|Larry the Lobster, Icon of Kingston, SA, |
is one of Australia's famous 'Big Things'
It's really hard to say, for sure, whether it is the country's natural beauty that first won us over, or the stunning architecture and history that accompanied it. I suspect it was a bit of both. While natural beauty can always stand on its own, its often the elements brought to us by mankind that brings the area to life, creating the sense of community we relate with.
In many ways, Australia really isn't much different to Canada. Both are British Colonies; both were settled in roughly the same time period, being the late 1800s; while Canada's population might be larger (35m vs. 23m) in both instances, our populations are spread across a massive area of largely uninhabitable land. While Canada is the 'great white north', Australia is the 'great south land'. Economically, both countries have been experiencing housing booms, with the Chinese demand similarly driving both Sydney and Vancouver markets. In other words, our two countries have a lot in common.
But there is as many differences as there are similarities. It seems to me that Canada took its own sweet time carving out its own identity while Australia rushed headlong into it. Canada claimed it's independence through the British North America (BNA Act) in 1867 but didn't officially have a flag until 1965. Red and white were Canada's national colors since 1921 and the stylized maple leaf used inconsistently for decades. Australia received independence in January 1901 and flew its flag for the first time later that same year. The Union Jack is its nod to historical roots; the 5 stars represent the Southern Cross, a constellation that can only be seen from the Southern Hemisphere; and the 7-pointed star represents the union of the 6 states and the territories.
Of one thing we have no doubt: Canadians and Australians are both extremely proud, patriotic and loyal toward their respective country. However, the average Australian is much more likely to sing its praises from the rooftops while a Canadian is more likely to bow his head and smile knowingly but modestly over Canada's achievements. My jury is still out on which one is the best approach.
On to Australia's people. I would be the first to say that we have found people friendly pretty much everywhere we have travelled. All one has to do is to be open and willing to communicate and, on occasion, take the initiative to strike up a conversation. Australia is no different. It took us a minute to understand some of the customs and courtesies of the country though. For example, while in Canada it is expected to be seated at a restaurant and wait to be served, in Australia, it is common to seat yourself and approach the counter to order food and beverages. We discovered this at our first 'self serve' establishment, a small rural cafe that was very popular with the locals from the nearby town of Victor Harbor, in South Australia. When we realized the error of our ways; we approached the counter with an apologetic, 'We're from Canada and we don't know what to do.' From there, we were not only welcomed with open arms but given somewhat of the royal treatment.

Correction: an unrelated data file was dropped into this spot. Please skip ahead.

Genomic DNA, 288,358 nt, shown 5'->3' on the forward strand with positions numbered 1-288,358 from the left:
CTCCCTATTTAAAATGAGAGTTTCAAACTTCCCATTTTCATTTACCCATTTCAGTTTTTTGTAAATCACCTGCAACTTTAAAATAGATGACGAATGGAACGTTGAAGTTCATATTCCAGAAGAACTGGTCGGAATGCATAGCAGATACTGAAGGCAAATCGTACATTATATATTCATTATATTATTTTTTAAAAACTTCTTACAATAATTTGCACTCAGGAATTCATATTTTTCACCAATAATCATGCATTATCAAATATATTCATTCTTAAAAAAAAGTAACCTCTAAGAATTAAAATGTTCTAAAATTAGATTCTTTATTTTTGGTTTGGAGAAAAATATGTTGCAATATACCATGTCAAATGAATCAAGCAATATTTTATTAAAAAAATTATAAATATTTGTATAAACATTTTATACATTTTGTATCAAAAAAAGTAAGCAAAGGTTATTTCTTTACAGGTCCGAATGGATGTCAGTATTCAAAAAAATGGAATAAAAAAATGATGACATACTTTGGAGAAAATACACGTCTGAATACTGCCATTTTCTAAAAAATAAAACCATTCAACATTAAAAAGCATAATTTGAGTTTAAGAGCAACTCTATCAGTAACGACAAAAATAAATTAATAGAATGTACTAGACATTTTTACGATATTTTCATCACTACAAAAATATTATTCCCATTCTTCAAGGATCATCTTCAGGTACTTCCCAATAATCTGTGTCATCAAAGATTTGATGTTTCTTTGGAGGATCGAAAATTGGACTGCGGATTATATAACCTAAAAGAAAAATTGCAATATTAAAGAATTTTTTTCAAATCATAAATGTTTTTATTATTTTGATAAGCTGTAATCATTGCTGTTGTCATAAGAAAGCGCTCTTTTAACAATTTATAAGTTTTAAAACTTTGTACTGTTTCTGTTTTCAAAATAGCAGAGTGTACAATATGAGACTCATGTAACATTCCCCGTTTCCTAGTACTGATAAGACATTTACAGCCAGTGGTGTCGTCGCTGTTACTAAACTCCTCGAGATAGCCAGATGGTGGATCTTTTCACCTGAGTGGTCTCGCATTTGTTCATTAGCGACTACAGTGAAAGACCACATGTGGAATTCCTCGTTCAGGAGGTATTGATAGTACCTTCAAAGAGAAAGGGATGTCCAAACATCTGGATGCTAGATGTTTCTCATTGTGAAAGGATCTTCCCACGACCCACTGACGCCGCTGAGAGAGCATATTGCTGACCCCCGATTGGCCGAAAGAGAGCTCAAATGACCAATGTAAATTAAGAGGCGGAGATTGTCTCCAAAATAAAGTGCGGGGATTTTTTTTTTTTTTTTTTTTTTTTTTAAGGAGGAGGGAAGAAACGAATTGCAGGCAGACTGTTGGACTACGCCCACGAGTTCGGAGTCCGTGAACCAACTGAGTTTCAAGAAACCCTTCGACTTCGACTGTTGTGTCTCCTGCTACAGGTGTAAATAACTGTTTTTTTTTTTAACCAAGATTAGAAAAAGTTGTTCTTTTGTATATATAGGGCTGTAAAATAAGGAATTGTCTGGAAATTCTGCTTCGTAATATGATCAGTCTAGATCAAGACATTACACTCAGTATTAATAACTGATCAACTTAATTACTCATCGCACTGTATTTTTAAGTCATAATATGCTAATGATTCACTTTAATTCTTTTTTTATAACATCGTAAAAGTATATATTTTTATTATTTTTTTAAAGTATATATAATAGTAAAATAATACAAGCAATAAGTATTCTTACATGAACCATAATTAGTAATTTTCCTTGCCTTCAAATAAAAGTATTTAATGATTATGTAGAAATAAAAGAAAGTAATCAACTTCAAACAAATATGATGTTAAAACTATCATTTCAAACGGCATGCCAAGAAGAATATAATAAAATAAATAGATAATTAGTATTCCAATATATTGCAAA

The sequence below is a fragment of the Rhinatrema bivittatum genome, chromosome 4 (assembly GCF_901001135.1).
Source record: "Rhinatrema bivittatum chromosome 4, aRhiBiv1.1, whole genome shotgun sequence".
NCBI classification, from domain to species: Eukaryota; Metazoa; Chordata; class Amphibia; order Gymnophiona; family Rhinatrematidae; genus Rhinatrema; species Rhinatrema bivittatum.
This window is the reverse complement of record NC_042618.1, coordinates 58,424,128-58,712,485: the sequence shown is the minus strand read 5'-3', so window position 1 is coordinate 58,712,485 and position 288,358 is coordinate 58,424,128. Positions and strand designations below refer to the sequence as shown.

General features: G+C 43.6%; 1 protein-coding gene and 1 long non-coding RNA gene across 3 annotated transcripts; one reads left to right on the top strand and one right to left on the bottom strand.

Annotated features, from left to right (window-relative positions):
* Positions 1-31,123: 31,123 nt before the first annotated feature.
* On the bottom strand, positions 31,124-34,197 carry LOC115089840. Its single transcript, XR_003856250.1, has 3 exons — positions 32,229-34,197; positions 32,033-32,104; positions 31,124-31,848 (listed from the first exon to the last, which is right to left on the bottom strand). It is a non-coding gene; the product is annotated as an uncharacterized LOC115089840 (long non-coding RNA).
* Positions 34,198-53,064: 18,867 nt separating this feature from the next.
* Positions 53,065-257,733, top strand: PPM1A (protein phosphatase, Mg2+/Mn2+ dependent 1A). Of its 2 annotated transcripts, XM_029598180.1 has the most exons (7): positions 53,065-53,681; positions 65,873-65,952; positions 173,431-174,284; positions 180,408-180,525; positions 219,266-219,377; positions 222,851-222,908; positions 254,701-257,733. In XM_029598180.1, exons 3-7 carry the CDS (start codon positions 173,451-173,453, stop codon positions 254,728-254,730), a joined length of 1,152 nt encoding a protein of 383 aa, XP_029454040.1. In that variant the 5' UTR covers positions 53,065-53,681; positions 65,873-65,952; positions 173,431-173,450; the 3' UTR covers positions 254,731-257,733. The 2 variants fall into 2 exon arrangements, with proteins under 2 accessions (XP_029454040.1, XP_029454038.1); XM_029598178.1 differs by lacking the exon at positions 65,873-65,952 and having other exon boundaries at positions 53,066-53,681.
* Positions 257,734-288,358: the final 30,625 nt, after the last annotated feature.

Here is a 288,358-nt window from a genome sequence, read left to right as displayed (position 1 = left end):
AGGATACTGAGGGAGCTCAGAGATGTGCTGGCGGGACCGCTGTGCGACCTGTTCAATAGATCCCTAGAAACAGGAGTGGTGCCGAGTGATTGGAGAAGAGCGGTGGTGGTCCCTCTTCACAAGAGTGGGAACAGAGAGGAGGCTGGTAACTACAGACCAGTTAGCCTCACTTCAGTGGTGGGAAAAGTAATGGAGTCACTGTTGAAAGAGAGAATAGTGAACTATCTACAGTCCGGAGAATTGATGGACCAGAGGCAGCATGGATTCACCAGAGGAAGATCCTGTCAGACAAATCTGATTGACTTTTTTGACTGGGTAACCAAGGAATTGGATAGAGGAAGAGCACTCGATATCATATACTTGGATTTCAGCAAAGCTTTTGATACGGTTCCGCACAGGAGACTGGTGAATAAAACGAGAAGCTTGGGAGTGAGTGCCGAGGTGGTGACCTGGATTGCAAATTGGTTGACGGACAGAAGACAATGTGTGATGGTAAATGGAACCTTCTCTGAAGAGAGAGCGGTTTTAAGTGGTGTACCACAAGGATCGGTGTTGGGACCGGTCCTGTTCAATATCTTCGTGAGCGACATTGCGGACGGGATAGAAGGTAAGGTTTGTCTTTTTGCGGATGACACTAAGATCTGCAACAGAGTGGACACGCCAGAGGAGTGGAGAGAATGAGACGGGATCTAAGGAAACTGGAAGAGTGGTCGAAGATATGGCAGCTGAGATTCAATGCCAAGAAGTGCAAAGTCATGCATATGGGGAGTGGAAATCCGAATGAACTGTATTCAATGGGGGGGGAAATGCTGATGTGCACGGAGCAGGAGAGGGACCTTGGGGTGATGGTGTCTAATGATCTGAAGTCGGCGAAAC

|but for the kindness of strangers, |
we would never have seen this lovely view
When we arrived in Launceston, Tasmania, we ambled into the Royal Oak Hotel for a nightcap, seated ourselves at the bar and asked for assistance in choosing a glass of wine and a local beer. Once
|Royal Oak Hotel, Launceston, Tasmania|
Honestly, everywhere we went, we met with kindness, whether it be from staff in local establishments or passersby on the the street. All were more than willing to spend a few minutes or a few hours, whatever the need, to make a few suggestions about what to see or pass along a tidbit of information; anything to ensure we enjoyed our visit. Always, when they spoke of their community, or their country, the pride was evident in their faces and in the tone of their voices. How could we possibly not love this country?
|Along the Great Ocean Road|
There is nothing like a bit of whimsy to make my day and we had plenty of opportunity to see plenty of whimsy. One day, we crossed 'Little Creek', where someone added their own tidbit of information to the sign. . . "why? because it's too small to be called a river'. You have to admit, that's cute.
Even Sydney, with its iconic opera house and bridge, has its quirks.
|Sydney Car Art|
|Another form of Car Art|
No matter where we went, we were barraged bu the evidence that young and old alike, Australians have a keen sense of humor. They aren't above laughing at themselves and, trust me, they aren't above laughing at you either. Here's a little advice: take it all in stride. Australians are a proud, fun loving, crazy bunch of people that, given the opportunity, will make your visit a memorable one.